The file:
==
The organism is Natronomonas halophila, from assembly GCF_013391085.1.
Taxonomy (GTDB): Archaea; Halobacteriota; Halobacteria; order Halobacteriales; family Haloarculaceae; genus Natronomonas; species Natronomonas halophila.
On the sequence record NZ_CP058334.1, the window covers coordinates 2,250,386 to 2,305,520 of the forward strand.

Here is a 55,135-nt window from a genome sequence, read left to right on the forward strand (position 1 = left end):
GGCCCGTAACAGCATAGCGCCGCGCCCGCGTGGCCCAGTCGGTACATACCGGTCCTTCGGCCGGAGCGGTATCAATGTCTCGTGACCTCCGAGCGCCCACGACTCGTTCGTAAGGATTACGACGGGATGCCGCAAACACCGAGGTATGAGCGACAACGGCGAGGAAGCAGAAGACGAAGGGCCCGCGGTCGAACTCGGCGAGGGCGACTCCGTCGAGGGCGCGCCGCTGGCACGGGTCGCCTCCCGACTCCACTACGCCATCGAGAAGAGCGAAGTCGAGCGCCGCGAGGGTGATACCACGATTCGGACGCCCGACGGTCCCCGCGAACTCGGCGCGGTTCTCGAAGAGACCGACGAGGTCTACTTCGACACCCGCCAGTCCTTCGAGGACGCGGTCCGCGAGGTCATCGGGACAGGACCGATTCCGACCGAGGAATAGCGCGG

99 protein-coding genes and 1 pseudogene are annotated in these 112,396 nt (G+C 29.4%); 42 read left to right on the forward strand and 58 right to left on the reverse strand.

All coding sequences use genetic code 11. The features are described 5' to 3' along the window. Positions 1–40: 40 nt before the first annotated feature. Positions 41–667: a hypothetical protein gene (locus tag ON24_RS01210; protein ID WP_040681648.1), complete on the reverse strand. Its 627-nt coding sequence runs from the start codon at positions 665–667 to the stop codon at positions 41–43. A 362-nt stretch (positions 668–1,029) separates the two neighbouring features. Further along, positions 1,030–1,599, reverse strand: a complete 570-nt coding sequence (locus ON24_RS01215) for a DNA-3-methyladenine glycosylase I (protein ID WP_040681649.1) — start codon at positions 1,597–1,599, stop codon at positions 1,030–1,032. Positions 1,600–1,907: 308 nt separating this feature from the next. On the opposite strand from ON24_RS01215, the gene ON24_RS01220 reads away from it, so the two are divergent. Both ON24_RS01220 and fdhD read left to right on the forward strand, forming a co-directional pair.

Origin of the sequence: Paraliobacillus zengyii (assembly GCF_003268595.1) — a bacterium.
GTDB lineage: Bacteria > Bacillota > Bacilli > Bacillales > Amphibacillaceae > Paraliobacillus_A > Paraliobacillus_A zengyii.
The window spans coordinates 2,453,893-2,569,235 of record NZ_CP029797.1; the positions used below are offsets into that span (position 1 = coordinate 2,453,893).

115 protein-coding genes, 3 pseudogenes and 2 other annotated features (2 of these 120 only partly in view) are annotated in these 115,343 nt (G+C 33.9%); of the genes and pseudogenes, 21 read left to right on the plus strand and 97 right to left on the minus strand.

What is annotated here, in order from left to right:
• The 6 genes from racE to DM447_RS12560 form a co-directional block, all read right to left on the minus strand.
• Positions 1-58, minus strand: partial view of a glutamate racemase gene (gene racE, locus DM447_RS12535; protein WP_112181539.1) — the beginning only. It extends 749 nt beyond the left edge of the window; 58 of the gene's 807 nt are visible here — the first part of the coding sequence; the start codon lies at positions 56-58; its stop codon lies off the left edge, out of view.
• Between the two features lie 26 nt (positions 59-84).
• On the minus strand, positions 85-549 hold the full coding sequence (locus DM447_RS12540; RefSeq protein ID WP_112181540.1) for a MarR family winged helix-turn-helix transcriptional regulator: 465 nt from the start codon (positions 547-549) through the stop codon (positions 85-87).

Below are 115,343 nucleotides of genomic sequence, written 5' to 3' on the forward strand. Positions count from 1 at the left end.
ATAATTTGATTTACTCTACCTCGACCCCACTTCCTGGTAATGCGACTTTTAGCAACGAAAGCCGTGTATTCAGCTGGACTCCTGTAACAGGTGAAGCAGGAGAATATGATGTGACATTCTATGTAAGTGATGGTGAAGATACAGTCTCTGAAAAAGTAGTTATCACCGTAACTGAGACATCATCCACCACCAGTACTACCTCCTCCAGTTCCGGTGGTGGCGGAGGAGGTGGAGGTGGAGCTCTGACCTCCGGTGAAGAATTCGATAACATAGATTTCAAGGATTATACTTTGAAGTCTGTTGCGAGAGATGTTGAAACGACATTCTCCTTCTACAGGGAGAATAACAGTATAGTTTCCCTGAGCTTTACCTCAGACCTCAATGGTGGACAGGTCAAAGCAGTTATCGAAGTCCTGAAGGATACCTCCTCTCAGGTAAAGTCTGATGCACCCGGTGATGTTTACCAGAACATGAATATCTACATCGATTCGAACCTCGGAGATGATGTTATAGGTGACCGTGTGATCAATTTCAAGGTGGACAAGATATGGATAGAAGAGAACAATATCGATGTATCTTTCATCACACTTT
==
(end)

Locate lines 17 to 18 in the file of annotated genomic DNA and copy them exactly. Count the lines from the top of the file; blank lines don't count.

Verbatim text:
Below are 115,343 nucleotides of genomic sequence, written 5' to 3' on the forward strand. Positions count from 1 at the left end.
ATAATTTGATTTACTCTACCTCGACCCCACTTCCTGGTAATGCGACTTTTAGCAACGAAAGCCGTGTATTCAGCTGGACTCCTGTAACAGGTGAAGCAGGAGAATATGATGTGACATTCTATGTAAGTGATGGTGAAGATACAGTCTCTGAAAAAGTAGTTATCACCGTAACTGAGACATCATCCACCACCAGTACTACCTCCTCCAGTTCCGGTGGTGGCGGAGGAGGTGGAGGTGGAGCTCTGACCTCCGGTGAAGAATTCGATAACATAGATTTCAAGGATTATACTTTGAAGTCTGTTGCGAGAGATGTTGAAACGACATTCTCCTTCTACAGGGAGAATAACAGTATAGTTTCCCTGAGCTTTACCTCAGACCTCAATGGTGGACAGGTCAAAGCAGTTATCGAAGTCCTGAAGGATACCTCCTCTCAGGTAAAGTCTGATGCACCCGGTGATGTTTACCAGAACATGAATATCTACATCGATTCGAACCTCGGAGATGATGTTATAGGTGACCGTGTGATCAATTTCAAGGTGGACAAGATATGGATAGAAGAGAACAATATCGATGTATCTTTCATCACACTTT